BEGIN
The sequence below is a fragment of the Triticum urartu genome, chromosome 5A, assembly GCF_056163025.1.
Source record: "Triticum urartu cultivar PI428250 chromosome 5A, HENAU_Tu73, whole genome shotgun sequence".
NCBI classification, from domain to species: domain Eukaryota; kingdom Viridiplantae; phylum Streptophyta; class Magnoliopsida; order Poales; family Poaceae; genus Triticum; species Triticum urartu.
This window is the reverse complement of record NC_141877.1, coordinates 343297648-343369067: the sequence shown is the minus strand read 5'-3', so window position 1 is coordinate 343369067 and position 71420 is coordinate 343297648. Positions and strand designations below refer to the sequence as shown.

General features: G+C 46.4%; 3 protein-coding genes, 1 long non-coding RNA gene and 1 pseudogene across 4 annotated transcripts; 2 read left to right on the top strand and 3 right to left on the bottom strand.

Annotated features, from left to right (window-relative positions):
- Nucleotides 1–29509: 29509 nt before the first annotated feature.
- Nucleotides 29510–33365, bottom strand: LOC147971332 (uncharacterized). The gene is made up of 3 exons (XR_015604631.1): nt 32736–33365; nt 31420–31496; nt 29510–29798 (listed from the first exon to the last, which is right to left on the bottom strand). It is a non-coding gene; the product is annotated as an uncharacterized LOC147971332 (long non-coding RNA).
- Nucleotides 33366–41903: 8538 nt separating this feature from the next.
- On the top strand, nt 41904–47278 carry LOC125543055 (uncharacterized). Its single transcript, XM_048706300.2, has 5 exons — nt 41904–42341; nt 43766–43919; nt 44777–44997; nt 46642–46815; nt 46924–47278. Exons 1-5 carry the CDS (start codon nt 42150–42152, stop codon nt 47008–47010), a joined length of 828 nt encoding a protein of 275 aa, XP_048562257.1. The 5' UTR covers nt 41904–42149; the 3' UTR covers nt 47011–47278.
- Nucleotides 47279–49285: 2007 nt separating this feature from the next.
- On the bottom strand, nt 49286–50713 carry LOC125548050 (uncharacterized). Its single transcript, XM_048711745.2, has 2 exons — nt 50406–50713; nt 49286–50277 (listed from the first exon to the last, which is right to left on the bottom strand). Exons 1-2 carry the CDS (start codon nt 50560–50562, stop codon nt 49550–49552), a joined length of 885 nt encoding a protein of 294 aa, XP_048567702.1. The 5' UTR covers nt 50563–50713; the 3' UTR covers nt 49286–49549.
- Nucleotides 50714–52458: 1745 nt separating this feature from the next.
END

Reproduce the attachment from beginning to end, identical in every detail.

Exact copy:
The sequence below is a fragment of the Triticum urartu genome, chromosome 5A, assembly GCF_056163025.1.
Source record: "Triticum urartu cultivar PI428250 chromosome 5A, HENAU_Tu73, whole genome shotgun sequence".
NCBI classification, from domain to species: domain Eukaryota; kingdom Viridiplantae; phylum Streptophyta; class Magnoliopsida; order Poales; family Poaceae; genus Triticum; species Triticum urartu.
This window is the reverse complement of record NC_141877.1, coordinates 343297648-343369067: the sequence shown is the minus strand read 5'-3', so window position 1 is coordinate 343369067 and position 71420 is coordinate 343297648. Positions and strand designations below refer to the sequence as shown.

General features: G+C 46.4%; 3 protein-coding genes, 1 long non-coding RNA gene and 1 pseudogene across 4 annotated transcripts; 2 read left to right on the top strand and 3 right to left on the bottom strand.

Annotated features, from left to right (window-relative positions):
- Nucleotides 1–29509: 29509 nt before the first annotated feature.
- Nucleotides 29510–33365, bottom strand: LOC147971332 (uncharacterized). The gene is made up of 3 exons (XR_015604631.1): nt 32736–33365; nt 31420–31496; nt 29510–29798 (listed from the first exon to the last, which is right to left on the bottom strand). It is a non-coding gene; the product is annotated as an uncharacterized LOC147971332 (long non-coding RNA).
- Nucleotides 33366–41903: 8538 nt separating this feature from the next.
- On the top strand, nt 41904–47278 carry LOC125543055 (uncharacterized). Its single transcript, XM_048706300.2, has 5 exons — nt 41904–42341; nt 43766–43919; nt 44777–44997; nt 46642–46815; nt 46924–47278. Exons 1-5 carry the CDS (start codon nt 42150–42152, stop codon nt 47008–47010), a joined length of 828 nt encoding a protein of 275 aa, XP_048562257.1. The 5' UTR covers nt 41904–42149; the 3' UTR covers nt 47011–47278.
- Nucleotides 47279–49285: 2007 nt separating this feature from the next.
- On the bottom strand, nt 49286–50713 carry LOC125548050 (uncharacterized). Its single transcript, XM_048711745.2, has 2 exons — nt 50406–50713; nt 49286–50277 (listed from the first exon to the last, which is right to left on the bottom strand). Exons 1-2 carry the CDS (start codon nt 50560–50562, stop codon nt 49550–49552), a joined length of 885 nt encoding a protein of 294 aa, XP_048567702.1. The 5' UTR covers nt 50563–50713; the 3' UTR covers nt 49286–49549.
- Nucleotides 50714–52458: 1745 nt separating this feature from the next.